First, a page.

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The Business On... Charles Ergen, Chairman, EchoStar

Who in heaven's name is he?

Look to the night sky – you might see one of his satellites blinking at you.

An American Rupert Murdoch?

Denver native, 57 years old, chairman of one of the biggest pay-TV operations in the US, with a fortune estimated at $5.2bn. Not bad for a guy who started out by flogging cheap satellite dishes from the back of his van in 1980.

Smart guy, then?

He has always been about the calculated risk. He is hardly the onlydeal-doer who has sometimes been a pro blackjack player on the side, but he might be the only one thrown out of a casino for counting cards.

He keeps himself to himself?

Analysts complained that they had to try to wangle their way to his annual poker evening if they ever wanted to get to meet him.

What is he up to?

He is staking his claim to the next frontier of technology – wireless broadband. And he has been using all his poker-playing acumen to win the battle for the heavens.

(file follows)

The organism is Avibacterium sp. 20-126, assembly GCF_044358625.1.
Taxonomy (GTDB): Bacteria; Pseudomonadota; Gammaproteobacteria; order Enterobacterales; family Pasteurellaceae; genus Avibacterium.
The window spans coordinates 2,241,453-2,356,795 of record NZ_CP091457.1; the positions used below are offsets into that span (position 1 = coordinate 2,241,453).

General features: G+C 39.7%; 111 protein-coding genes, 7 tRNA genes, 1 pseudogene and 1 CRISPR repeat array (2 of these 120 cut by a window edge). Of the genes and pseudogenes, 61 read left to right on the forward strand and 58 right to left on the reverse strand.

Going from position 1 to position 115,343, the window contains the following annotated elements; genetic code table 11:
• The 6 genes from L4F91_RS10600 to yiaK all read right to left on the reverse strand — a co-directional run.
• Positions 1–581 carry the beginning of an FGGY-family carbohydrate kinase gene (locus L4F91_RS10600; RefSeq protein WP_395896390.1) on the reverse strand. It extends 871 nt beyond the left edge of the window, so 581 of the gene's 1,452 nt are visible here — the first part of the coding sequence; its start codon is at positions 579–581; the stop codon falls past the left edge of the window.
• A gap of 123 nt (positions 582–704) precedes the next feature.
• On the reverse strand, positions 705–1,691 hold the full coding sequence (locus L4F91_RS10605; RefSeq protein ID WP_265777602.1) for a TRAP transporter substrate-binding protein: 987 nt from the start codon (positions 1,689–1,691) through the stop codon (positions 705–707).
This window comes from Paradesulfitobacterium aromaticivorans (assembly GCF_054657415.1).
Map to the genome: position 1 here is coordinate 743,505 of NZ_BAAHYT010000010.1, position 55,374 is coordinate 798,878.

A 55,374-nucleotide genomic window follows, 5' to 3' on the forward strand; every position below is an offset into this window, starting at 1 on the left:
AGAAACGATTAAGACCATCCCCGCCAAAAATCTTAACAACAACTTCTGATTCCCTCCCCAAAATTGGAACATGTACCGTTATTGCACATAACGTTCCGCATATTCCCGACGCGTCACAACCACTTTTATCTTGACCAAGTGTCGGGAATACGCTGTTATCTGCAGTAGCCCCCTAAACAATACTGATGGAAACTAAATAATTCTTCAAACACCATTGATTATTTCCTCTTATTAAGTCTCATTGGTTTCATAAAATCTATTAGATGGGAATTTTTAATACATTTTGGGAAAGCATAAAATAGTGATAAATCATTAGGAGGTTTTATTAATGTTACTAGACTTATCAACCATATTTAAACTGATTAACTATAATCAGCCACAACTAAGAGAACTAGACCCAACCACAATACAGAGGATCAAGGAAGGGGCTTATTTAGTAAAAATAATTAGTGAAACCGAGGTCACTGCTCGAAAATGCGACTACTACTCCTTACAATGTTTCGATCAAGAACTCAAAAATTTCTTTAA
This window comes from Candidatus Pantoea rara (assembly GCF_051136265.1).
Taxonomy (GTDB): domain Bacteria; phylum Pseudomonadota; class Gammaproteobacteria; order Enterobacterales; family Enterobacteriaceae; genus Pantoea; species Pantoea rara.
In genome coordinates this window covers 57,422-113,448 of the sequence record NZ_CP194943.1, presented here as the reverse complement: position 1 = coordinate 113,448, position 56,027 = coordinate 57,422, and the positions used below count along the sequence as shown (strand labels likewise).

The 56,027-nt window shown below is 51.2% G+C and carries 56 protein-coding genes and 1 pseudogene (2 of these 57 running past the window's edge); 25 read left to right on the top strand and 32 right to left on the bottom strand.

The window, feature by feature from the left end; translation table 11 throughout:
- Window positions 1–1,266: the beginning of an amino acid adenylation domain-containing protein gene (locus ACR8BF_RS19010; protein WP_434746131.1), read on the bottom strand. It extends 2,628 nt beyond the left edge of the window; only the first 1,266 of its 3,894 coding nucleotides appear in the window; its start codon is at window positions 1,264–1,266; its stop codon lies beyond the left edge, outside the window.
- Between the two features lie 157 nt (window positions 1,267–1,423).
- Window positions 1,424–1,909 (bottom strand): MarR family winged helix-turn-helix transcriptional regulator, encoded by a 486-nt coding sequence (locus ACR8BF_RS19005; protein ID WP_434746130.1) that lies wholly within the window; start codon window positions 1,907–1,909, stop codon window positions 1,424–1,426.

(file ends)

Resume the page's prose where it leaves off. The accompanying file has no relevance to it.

The battle for the heavens?

There's only so much wireless spectrum to go round, so EchoStar and savvy hedge funds are amongst those looking to snap up smaller satellite operators on the cheap. Harbinger Capital, the famous hedge fund run by Philip Falcone, is amongst those Mr Ergen appears to have got the better of.

Mr Falcone is a wireless broadband evangelist, yes?

Indeed. He has even started LightSquared to buy and resellspectrum. But in a skirmish over a bankrupt operator called TerreStar, Mr Ergen has beaten Mr Falcone at his own game, buying up lots of unwanted TerreStar bonds so that EchoStar can control the financial restructuring and buy the company.

With the result that...?

More spectrum gives EchoStar a chance of launching satellite smartphones, online video services, you name it. Mainly though, it's the satisfaction of another hand well played.